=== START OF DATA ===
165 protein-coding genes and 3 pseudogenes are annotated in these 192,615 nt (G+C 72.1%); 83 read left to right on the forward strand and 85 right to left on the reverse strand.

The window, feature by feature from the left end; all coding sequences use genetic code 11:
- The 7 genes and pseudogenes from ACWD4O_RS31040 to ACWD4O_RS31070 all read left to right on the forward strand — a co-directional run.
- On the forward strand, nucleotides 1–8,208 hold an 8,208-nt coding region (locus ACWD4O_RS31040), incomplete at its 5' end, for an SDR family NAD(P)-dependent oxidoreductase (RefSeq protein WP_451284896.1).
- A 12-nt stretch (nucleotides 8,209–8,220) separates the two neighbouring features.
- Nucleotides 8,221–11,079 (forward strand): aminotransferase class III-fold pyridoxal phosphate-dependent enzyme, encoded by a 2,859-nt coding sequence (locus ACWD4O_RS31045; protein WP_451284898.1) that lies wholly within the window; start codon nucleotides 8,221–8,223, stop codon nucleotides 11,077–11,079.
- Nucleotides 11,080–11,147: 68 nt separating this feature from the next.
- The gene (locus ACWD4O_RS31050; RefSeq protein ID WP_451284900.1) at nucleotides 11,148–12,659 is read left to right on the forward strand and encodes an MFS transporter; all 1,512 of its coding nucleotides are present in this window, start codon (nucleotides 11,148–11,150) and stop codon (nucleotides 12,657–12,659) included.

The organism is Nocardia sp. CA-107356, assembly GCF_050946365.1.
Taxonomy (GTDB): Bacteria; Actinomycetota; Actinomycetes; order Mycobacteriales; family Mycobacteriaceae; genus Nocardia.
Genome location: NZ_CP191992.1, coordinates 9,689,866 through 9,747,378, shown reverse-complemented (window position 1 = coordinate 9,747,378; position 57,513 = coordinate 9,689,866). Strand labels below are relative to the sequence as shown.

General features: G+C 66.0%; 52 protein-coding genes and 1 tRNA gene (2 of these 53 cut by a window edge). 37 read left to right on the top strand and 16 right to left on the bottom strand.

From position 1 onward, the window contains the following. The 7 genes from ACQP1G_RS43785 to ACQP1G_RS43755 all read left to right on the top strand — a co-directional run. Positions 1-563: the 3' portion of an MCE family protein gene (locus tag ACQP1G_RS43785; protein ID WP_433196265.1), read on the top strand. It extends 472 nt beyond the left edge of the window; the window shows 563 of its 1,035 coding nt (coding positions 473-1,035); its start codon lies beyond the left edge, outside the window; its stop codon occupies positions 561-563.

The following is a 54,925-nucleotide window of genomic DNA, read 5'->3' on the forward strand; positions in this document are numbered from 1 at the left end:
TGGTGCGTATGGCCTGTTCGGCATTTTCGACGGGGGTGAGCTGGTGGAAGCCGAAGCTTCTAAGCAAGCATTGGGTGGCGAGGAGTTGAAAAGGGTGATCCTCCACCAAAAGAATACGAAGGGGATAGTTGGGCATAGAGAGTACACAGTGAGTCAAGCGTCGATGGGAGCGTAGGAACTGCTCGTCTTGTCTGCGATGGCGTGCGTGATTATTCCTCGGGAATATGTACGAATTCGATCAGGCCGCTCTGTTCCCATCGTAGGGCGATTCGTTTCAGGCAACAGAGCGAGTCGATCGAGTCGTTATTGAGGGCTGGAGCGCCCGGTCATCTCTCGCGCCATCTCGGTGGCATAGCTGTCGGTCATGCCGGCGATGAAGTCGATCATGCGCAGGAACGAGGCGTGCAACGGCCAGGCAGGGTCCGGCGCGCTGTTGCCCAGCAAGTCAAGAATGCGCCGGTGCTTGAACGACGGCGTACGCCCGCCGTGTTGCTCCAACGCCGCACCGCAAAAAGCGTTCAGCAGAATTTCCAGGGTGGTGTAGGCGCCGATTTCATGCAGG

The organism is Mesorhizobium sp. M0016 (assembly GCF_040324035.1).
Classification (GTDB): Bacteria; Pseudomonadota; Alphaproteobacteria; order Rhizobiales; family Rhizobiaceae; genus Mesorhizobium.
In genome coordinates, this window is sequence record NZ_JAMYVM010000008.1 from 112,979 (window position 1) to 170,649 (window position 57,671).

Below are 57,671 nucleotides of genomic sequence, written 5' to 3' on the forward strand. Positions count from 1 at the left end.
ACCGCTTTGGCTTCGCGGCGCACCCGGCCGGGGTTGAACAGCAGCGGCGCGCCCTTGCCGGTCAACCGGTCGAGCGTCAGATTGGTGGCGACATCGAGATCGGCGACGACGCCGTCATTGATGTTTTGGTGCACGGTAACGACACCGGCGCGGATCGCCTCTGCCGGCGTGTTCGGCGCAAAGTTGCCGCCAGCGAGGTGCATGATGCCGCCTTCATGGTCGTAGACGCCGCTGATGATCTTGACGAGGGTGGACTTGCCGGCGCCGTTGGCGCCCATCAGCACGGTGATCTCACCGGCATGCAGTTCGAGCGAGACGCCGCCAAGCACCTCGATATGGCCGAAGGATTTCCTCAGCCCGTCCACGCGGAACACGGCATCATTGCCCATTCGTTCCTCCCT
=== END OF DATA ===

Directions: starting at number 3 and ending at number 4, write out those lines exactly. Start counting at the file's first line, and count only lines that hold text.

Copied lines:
- The 7 genes and pseudogenes from ACWD4O_RS31040 to ACWD4O_RS31070 all read left to right on the forward strand — a co-directional run.
- On the forward strand, nucleotides 1–8,208 hold an 8,208-nt coding region (locus ACWD4O_RS31040), incomplete at its 5' end, for an SDR family NAD(P)-dependent oxidoreductase (RefSeq protein WP_451284896.1).